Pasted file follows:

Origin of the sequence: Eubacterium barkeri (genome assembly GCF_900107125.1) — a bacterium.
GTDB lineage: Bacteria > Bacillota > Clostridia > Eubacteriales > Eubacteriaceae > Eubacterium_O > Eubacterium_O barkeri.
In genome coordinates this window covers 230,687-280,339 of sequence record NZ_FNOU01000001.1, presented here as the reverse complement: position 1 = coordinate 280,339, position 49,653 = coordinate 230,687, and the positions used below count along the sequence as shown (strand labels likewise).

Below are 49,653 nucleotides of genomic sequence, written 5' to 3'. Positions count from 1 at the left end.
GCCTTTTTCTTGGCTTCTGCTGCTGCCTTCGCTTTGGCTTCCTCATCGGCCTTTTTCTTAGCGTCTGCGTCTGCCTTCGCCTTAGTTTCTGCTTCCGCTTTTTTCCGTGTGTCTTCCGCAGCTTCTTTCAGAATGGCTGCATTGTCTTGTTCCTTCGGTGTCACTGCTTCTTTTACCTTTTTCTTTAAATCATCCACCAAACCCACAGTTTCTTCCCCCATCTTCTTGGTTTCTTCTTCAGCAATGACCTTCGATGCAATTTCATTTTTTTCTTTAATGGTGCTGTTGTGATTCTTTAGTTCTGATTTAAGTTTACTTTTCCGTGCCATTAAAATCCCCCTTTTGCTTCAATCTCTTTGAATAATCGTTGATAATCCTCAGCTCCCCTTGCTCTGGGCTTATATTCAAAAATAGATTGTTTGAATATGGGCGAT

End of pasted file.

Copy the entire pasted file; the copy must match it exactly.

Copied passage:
Origin of the sequence: Eubacterium barkeri (genome assembly GCF_900107125.1) — a bacterium.
GTDB lineage: Bacteria > Bacillota > Clostridia > Eubacteriales > Eubacteriaceae > Eubacterium_O > Eubacterium_O barkeri.
In genome coordinates this window covers 230,687-280,339 of sequence record NZ_FNOU01000001.1, presented here as the reverse complement: position 1 = coordinate 280,339, position 49,653 = coordinate 230,687, and the positions used below count along the sequence as shown (strand labels likewise).

Below are 49,653 nucleotides of genomic sequence, written 5' to 3'. Positions count from 1 at the left end.
GCCTTTTTCTTGGCTTCTGCTGCTGCCTTCGCTTTGGCTTCCTCATCGGCCTTTTTCTTAGCGTCTGCGTCTGCCTTCGCCTTAGTTTCTGCTTCCGCTTTTTTCCGTGTGTCTTCCGCAGCTTCTTTCAGAATGGCTGCATTGTCTTGTTCCTTCGGTGTCACTGCTTCTTTTACCTTTTTCTTTAAATCATCCACCAAACCCACAGTTTCTTCCCCCATCTTCTTGGTTTCTTCTTCAGCAATGACCTTCGATGCAATTTCATTTTTTTCTTTAATGGTGCTGTTGTGATTCTTTAGTTCTGATTTAAGTTTACTTTTCCGTGCCATTAAAATCCCCCTTTTGCTTCAATCTCTTTGAATAATCGTTGATAATCCTCAGCTCCCCTTGCTCTGGGCTTATATTCAAAAATAGATTGTTTGAATATGGGCGAT